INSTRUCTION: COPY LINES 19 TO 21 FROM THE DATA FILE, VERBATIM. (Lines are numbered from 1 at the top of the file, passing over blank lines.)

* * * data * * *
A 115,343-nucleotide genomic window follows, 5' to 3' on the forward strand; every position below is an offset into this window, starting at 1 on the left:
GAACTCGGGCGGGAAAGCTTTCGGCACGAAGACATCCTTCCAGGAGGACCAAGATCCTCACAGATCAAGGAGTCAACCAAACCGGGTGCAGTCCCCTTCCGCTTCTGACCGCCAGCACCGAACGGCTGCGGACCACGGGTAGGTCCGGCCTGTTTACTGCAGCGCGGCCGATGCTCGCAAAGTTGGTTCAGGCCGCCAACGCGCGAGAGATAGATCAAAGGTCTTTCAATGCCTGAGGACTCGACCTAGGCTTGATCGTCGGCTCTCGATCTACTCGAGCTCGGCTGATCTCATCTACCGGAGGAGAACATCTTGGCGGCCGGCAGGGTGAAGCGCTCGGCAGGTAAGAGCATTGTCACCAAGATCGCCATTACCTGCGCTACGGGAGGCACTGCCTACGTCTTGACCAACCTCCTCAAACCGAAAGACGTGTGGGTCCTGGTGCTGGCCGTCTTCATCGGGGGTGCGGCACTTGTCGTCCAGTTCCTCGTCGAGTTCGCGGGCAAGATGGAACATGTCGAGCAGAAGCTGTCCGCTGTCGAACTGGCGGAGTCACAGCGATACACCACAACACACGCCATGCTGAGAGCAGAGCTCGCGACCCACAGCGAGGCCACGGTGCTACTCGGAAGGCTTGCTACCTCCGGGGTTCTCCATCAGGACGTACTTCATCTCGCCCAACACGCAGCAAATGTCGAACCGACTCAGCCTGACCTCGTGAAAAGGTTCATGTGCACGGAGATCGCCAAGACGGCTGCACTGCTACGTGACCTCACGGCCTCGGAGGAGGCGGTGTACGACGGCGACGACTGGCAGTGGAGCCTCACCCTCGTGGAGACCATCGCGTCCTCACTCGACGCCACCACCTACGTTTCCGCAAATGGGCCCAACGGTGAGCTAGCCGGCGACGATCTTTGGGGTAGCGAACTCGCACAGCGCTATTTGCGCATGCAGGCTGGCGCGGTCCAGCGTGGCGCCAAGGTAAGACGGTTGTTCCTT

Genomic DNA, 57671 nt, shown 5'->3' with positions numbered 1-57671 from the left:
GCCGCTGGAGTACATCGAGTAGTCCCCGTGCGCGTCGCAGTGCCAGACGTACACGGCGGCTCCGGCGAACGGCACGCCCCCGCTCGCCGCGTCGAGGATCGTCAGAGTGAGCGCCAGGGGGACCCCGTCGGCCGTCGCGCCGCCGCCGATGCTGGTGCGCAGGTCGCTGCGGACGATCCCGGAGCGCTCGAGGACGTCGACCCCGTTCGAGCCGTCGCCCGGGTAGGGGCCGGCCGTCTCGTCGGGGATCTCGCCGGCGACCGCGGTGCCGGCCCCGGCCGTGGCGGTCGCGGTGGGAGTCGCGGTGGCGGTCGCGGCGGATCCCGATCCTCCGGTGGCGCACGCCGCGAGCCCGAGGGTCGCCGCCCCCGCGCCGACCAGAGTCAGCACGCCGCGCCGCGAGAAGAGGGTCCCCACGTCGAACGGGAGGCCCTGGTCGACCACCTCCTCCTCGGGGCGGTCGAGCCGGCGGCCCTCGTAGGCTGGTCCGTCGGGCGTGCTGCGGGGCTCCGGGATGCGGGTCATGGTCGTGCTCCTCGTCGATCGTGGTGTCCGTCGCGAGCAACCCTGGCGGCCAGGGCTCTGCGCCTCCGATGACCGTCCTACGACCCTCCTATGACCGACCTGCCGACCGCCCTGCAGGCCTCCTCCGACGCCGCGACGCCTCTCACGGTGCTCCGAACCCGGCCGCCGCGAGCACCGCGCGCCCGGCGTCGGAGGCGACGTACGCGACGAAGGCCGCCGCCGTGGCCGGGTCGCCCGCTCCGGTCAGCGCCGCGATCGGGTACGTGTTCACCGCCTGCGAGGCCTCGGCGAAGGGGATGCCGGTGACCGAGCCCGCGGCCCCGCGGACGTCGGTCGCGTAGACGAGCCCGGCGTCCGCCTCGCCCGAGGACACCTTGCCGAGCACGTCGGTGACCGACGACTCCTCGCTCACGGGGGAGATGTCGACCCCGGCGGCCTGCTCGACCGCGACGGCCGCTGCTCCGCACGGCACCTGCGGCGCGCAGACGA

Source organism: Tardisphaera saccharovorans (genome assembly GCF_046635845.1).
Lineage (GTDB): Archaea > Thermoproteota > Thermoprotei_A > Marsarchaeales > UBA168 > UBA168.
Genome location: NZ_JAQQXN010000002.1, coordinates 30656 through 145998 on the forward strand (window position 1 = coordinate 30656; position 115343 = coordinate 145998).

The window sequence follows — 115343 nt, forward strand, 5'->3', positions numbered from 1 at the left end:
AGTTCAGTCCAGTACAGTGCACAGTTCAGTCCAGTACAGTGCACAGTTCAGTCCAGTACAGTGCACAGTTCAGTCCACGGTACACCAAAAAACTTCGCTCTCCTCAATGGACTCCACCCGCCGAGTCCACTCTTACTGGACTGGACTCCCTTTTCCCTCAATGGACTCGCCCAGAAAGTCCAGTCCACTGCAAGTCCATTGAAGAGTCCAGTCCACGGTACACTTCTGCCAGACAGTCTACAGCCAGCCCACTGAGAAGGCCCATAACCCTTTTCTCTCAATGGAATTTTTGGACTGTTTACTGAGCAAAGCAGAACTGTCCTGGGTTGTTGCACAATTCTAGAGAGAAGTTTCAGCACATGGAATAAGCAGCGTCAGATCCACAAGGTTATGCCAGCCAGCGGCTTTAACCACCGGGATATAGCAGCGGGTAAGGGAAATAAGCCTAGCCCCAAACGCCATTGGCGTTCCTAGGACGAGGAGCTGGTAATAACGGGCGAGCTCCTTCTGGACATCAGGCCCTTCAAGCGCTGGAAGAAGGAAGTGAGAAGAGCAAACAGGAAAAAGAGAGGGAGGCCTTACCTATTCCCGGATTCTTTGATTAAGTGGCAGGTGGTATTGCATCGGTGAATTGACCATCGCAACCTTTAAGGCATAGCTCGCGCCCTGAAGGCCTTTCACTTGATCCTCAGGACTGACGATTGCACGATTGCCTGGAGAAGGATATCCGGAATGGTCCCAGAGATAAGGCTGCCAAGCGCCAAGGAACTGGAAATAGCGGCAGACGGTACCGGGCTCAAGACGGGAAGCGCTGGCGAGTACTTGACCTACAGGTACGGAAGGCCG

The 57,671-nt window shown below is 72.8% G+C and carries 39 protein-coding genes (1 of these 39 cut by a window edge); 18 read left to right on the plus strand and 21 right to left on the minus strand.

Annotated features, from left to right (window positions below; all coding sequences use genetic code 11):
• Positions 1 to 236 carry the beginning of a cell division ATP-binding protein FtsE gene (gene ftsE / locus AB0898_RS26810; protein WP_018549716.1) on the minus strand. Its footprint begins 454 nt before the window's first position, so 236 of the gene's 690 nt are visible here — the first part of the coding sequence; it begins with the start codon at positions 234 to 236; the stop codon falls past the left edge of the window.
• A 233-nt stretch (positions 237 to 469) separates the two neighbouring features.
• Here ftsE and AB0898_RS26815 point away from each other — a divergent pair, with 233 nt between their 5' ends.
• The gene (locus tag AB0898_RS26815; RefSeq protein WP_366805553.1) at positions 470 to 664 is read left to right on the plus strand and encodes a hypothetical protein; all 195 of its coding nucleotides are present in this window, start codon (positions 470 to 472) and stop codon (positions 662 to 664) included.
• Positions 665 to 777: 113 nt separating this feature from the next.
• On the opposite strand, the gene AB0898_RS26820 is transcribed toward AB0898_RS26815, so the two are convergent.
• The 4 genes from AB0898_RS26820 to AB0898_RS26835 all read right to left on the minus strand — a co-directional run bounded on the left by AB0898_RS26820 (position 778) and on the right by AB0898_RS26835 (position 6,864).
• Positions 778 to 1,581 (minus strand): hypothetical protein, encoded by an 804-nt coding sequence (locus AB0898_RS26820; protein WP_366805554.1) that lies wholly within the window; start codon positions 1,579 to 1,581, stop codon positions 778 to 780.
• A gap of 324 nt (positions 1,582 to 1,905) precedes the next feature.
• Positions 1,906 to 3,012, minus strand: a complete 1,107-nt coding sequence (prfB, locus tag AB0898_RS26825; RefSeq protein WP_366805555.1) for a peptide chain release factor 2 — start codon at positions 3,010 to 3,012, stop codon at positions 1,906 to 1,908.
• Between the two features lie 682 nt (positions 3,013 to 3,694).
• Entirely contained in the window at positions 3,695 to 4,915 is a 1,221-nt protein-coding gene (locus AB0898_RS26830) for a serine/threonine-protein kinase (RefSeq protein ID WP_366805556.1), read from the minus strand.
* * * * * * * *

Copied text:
• Positions 778 to 1,581 (minus strand): hypothetical protein, encoded by an 804-nt coding sequence (locus AB0898_RS26820; protein WP_366805554.1) that lies wholly within the window; start codon positions 1,579 to 1,581, stop codon positions 778 to 780.
• A gap of 324 nt (positions 1,582 to 1,905) precedes the next feature.
• Positions 1,906 to 3,012, minus strand: a complete 1,107-nt coding sequence (prfB, locus tag AB0898_RS26825; RefSeq protein WP_366805555.1) for a peptide chain release factor 2 — start codon at positions 3,010 to 3,012, stop codon at positions 1,906 to 1,908.